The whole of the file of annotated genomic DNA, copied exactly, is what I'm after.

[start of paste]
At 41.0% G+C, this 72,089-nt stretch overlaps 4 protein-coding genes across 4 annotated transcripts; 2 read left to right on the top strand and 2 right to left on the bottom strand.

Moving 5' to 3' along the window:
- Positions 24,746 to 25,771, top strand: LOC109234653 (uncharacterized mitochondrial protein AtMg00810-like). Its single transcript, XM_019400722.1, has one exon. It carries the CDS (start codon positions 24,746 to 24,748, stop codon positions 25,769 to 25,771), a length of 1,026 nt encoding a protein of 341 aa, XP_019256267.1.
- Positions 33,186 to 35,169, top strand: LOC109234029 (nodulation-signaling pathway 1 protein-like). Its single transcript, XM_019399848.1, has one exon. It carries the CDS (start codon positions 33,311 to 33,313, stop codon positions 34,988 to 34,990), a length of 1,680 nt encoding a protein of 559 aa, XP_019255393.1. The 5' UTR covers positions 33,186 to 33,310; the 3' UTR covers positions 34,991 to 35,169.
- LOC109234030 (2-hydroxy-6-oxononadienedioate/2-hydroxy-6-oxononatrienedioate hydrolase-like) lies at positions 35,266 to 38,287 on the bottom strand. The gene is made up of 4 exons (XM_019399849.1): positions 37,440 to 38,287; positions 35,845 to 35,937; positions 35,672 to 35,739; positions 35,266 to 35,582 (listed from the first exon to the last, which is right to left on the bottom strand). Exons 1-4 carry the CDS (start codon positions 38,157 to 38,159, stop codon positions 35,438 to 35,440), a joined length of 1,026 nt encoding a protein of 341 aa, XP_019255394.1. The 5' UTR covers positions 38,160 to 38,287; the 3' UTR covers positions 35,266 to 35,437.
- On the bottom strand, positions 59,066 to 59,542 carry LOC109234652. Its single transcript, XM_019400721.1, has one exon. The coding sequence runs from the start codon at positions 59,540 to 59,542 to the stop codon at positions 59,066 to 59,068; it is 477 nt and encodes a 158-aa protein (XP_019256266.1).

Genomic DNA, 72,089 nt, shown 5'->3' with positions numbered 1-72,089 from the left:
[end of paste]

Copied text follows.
At 41.0% G+C, this 72,089-nt stretch overlaps 4 protein-coding genes across 4 annotated transcripts; 2 read left to right on the top strand and 2 right to left on the bottom strand.

Moving 5' to 3' along the window:
- Positions 24,746 to 25,771, top strand: LOC109234653 (uncharacterized mitochondrial protein AtMg00810-like). Its single transcript, XM_019400722.1, has one exon. It carries the CDS (start codon positions 24,746 to 24,748, stop codon positions 25,769 to 25,771), a length of 1,026 nt encoding a protein of 341 aa, XP_019256267.1.
- Positions 33,186 to 35,169, top strand: LOC109234029 (nodulation-signaling pathway 1 protein-like). Its single transcript, XM_019399848.1, has one exon. It carries the CDS (start codon positions 33,311 to 33,313, stop codon positions 34,988 to 34,990), a length of 1,680 nt encoding a protein of 559 aa, XP_019255393.1. The 5' UTR covers positions 33,186 to 33,310; the 3' UTR covers positions 34,991 to 35,169.
- LOC109234030 (2-hydroxy-6-oxononadienedioate/2-hydroxy-6-oxononatrienedioate hydrolase-like) lies at positions 35,266 to 38,287 on the bottom strand. The gene is made up of 4 exons (XM_019399849.1): positions 37,440 to 38,287; positions 35,845 to 35,937; positions 35,672 to 35,739; positions 35,266 to 35,582 (listed from the first exon to the last, which is right to left on the bottom strand). Exons 1-4 carry the CDS (start codon positions 38,157 to 38,159, stop codon positions 35,438 to 35,440), a joined length of 1,026 nt encoding a protein of 341 aa, XP_019255394.1. The 5' UTR covers positions 38,160 to 38,287; the 3' UTR covers positions 35,266 to 35,437.
- On the bottom strand, positions 59,066 to 59,542 carry LOC109234652. Its single transcript, XM_019400721.1, has one exon. The coding sequence runs from the start codon at positions 59,540 to 59,542 to the stop codon at positions 59,066 to 59,068; it is 477 nt and encodes a 158-aa protein (XP_019256266.1).

Genomic DNA, 72,089 nt, shown 5'->3' with positions numbered 1-72,089 from the left: